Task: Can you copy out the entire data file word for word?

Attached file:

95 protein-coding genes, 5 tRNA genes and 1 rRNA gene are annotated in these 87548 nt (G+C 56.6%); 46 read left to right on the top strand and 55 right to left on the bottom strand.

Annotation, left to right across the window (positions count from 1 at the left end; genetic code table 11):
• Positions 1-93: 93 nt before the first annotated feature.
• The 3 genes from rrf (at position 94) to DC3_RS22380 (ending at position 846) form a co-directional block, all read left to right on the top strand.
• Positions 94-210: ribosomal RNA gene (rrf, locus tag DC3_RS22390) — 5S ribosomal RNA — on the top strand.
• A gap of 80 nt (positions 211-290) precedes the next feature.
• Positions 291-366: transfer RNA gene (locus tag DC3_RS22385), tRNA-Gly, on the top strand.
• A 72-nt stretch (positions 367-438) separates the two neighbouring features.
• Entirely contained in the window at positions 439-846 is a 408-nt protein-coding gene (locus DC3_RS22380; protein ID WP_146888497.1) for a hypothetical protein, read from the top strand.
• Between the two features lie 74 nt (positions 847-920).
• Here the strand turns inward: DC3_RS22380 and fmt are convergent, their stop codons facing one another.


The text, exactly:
95 protein-coding genes, 5 tRNA genes and 1 rRNA gene are annotated in these 87548 nt (G+C 56.6%); 46 read left to right on the top strand and 55 right to left on the bottom strand.

Annotation, left to right across the window (positions count from 1 at the left end; genetic code table 11):
• Positions 1-93: 93 nt before the first annotated feature.
• The 3 genes from rrf (at position 94) to DC3_RS22380 (ending at position 846) form a co-directional block, all read left to right on the top strand.
• Positions 94-210: ribosomal RNA gene (rrf, locus tag DC3_RS22390) — 5S ribosomal RNA — on the top strand.
• A gap of 80 nt (positions 211-290) precedes the next feature.
• Positions 291-366: transfer RNA gene (locus tag DC3_RS22385), tRNA-Gly, on the top strand.
• A 72-nt stretch (positions 367-438) separates the two neighbouring features.
• Entirely contained in the window at positions 439-846 is a 408-nt protein-coding gene (locus DC3_RS22380; protein ID WP_146888497.1) for a hypothetical protein, read from the top strand.
• Between the two features lie 74 nt (positions 847-920).
• Here the strand turns inward: DC3_RS22380 and fmt are convergent, their stop codons facing one another.